Tony Iffland departs SBS after three years as director of television

tony iffland


Tony Iffland has announced he is leaving SBS after three years as director of television, with the broadcaster set to put the remit for TV with chief digital officer Marshall Heald.

Respected programmer Iffland joined SBS in January 2012 from BBC Worldwide as director of TV and online, and is credited with helping to modernise the broadcaster with a series of programming innovations including events like Tropfest and Sydney Mardi Gras.

He was also responsible for an overhaul on SBS 2 designed to make it more appealing to a youth audience, and was one of the first broadcasters to make box sets of series available online as a show aired to enable ‘binge watching’.

In a statement today SBS Managing Director Michael Ebeid said: “I thank Tony for the huge contribution he has made to SBS. Tony’s commitment to innovation in programming, focus on ensuring our audience is at the heart of everything we do, and the exceptional team he has built and nurtured leaves SBS television in great shape. I wish him the absolute best for the future.”Iffland added: “This was a tough decision and I am sad to leave such a great team but now is the right time for me to consider new opportunities. I am incredibly proud of our achievements on screen and in assembling a world-class content team.

“Our diversified portfolio of content means SBS is being enjoyed by more Australians. SBS has an invaluable role to play in contemporary Australia and is well-positioned to continue delivering great TV programs for all Australians.”

As well as local productions like First Contact, Legally Brown and Better Man Iffland also brought acclaimed international shows including Vikings, Masters of Sex and Fargo to the network.

However, the network has struggled to improve its audience share in recent years, and is facing efficiency savings of $10m due to funding cuts from the government. Whilst the stated aim of SBS 2 when it was relaunched was to get a 1 per cent audience share, it has struggled to improve on its previous share, well under that mark.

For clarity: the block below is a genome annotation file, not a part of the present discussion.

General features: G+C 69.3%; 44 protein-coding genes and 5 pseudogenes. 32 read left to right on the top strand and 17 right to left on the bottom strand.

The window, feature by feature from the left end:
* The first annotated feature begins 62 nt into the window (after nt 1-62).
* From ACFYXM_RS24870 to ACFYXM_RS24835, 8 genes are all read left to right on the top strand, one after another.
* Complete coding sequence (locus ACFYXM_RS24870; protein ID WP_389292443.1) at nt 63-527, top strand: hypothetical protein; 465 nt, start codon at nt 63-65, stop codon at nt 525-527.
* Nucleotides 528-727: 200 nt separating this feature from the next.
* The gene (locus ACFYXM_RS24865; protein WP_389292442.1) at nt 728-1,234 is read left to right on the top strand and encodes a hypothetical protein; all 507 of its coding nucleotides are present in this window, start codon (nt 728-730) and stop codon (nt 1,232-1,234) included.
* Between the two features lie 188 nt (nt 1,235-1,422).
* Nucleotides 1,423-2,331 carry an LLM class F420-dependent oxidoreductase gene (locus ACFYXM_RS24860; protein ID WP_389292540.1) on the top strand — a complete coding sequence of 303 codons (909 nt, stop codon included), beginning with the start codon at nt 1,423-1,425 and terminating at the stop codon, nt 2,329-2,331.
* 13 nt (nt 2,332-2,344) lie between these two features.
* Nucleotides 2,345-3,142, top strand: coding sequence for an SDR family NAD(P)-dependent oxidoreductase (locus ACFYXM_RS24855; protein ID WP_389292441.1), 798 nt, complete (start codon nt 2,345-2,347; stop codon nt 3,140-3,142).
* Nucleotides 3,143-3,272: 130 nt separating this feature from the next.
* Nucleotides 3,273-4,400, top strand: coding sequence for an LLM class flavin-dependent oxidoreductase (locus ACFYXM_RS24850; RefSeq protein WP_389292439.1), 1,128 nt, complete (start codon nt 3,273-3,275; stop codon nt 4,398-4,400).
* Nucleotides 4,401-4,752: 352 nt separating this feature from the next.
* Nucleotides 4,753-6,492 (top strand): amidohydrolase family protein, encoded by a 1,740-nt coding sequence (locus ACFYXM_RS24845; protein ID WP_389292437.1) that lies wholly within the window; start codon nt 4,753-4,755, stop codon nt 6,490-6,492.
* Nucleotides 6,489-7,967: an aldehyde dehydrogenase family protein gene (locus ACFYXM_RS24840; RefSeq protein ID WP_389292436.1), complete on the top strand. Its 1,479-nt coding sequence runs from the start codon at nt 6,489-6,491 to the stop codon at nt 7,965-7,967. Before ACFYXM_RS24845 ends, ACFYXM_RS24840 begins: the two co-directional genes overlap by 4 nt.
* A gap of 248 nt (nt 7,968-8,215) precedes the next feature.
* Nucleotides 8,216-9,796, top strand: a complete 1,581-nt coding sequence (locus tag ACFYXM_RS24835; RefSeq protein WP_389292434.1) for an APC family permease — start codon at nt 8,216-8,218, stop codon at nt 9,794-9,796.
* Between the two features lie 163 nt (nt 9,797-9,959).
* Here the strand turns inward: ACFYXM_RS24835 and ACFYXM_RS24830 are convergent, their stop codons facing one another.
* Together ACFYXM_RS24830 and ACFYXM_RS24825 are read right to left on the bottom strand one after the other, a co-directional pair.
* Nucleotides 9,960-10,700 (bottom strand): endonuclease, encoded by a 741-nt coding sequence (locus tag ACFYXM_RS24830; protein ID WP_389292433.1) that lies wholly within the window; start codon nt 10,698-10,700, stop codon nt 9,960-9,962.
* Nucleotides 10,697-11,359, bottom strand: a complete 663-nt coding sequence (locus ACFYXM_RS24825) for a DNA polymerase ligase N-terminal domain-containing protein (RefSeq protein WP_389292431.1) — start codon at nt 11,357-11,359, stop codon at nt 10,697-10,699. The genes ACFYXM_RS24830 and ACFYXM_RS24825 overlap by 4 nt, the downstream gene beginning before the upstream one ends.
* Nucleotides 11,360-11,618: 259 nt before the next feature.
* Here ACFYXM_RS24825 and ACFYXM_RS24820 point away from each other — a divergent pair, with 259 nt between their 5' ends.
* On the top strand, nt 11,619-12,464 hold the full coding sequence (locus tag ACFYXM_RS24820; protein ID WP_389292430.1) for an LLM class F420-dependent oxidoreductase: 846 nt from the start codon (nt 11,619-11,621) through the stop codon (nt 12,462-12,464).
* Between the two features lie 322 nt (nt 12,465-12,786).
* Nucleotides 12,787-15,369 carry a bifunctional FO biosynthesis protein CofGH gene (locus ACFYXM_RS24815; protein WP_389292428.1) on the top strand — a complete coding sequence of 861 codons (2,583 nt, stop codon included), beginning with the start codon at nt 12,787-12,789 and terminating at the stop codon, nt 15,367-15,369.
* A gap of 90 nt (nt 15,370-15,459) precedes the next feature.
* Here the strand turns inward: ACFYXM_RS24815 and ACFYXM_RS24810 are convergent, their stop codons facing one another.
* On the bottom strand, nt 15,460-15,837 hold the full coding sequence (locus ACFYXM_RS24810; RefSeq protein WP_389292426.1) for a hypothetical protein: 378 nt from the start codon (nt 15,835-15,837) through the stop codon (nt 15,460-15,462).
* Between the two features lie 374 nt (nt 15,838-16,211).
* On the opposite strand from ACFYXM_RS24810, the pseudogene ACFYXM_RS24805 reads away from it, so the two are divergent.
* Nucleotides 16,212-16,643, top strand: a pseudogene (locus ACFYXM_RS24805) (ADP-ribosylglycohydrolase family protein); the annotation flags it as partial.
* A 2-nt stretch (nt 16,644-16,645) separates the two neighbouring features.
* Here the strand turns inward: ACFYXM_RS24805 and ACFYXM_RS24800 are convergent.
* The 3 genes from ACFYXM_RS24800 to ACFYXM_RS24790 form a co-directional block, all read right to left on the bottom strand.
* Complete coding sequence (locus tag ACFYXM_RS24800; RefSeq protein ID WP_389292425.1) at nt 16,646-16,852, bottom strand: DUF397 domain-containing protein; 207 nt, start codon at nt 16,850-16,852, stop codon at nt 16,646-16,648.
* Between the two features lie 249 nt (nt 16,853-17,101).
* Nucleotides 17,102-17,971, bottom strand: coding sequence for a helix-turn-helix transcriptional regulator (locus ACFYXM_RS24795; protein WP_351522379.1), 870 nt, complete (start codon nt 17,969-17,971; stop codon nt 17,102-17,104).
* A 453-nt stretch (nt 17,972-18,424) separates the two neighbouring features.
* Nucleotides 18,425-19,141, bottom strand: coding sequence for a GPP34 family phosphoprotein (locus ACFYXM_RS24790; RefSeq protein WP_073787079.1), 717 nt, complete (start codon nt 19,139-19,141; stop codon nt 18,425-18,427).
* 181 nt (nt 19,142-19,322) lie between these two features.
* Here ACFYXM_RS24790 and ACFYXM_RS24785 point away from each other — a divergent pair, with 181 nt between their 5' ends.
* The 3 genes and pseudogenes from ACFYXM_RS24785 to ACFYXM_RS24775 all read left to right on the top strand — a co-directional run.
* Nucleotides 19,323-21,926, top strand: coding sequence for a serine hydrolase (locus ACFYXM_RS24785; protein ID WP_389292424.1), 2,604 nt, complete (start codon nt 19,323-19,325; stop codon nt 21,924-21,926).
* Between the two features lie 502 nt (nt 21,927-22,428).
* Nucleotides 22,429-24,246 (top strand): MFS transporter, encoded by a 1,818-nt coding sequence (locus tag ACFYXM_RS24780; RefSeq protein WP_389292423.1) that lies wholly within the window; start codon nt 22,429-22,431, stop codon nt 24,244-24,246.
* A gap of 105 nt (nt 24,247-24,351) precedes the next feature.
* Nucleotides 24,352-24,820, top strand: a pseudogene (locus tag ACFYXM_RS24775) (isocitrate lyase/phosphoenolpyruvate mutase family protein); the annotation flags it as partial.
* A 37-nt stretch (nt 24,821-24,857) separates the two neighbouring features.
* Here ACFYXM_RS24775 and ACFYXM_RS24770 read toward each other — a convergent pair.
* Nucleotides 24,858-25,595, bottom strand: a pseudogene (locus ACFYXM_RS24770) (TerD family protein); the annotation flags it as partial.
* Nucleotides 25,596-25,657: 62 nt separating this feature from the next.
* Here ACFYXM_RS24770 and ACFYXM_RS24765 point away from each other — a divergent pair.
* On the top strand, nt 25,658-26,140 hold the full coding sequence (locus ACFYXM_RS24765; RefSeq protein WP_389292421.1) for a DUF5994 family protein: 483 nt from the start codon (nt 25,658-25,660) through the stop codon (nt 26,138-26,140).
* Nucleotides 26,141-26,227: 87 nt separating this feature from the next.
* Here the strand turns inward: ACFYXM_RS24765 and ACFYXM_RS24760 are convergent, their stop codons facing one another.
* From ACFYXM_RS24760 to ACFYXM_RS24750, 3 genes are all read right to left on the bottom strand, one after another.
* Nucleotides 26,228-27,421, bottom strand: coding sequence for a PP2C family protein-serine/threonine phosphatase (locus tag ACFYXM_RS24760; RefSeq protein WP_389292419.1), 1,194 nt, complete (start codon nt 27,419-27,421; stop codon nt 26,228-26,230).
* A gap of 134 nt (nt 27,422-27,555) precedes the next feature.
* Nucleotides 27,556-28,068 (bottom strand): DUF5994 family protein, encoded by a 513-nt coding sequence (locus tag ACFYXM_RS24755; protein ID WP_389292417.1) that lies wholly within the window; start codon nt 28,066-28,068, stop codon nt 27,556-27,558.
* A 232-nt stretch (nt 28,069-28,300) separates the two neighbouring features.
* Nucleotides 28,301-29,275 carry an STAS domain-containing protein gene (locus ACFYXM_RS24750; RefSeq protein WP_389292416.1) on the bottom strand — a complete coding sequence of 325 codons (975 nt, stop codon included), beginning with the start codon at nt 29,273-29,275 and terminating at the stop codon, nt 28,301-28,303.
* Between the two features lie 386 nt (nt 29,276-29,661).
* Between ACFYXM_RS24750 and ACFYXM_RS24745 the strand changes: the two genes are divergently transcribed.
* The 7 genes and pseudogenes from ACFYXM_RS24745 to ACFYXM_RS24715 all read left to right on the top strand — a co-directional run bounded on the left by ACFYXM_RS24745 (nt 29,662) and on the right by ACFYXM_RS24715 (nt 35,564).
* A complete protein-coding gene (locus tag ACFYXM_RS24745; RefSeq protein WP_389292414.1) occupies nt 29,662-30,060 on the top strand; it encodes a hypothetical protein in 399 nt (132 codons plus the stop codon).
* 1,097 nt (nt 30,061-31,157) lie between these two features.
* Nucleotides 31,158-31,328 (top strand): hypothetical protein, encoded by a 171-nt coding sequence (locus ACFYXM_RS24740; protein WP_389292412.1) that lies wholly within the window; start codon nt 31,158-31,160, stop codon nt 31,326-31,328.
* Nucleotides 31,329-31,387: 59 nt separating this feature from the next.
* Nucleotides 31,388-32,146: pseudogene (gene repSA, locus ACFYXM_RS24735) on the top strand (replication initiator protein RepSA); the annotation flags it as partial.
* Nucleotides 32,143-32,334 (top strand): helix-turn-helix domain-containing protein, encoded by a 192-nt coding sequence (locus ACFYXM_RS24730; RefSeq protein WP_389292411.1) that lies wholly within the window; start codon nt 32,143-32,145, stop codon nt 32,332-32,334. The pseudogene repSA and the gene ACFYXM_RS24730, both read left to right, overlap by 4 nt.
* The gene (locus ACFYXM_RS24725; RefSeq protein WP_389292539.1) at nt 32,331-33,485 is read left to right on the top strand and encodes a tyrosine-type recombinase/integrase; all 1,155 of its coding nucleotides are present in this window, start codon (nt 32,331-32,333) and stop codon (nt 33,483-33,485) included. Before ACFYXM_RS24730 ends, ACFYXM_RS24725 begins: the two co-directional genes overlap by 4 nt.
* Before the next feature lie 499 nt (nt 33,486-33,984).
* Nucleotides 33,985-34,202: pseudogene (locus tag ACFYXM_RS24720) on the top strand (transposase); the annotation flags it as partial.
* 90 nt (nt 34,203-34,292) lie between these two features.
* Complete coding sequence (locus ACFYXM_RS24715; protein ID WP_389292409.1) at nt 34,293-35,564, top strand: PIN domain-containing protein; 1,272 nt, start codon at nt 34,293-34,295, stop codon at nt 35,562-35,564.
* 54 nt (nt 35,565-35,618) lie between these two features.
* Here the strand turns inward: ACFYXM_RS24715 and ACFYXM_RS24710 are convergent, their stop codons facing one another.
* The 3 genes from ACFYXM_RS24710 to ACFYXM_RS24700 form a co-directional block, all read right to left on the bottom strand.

He will be replaced by chief digital officer Heald, with Ebeid saying the decision to bring together the online and TV roles was in order to create “agile operational structures”.

Whilst the title of director of television and online content was that given to Iffland when he first started with the broadcaster, Mumbrella understands the online elements were taken from the remit in 2013 and placed with Heald.

Heald joined SBS in 2007, and was made director of online and emerging platforms when Iffland arrived, before taking the role of chief digital officer in mid 2013. In that role he is responsible for catch-up service SBS On Demand and digital strategies.

The new role will see him oversee content across both platforms to align them, as well as technical functionality.

Ebeid said: “Bringing together the online and television content teams builds on the extensive work we’ve already done to join up our content approach across all our platforms.

“The changes are about evolving our ability to maximise investment in multiplatform content that reflects the Charter and enhances the experience for Australian audiences, delivering content in the ways they are consuming media today.

“Marshall’s extensive expertise in media, content and digital environments will be invaluable to SBS as we continue to deliver audiences high-impact content that reflects their changing media consumption habits whilst maintaining the integrity of the unique SBS Charter in providing all Australians with inspired content.”

Heald will take up the role at the end of January when Iffland departs.


Alex Hayes


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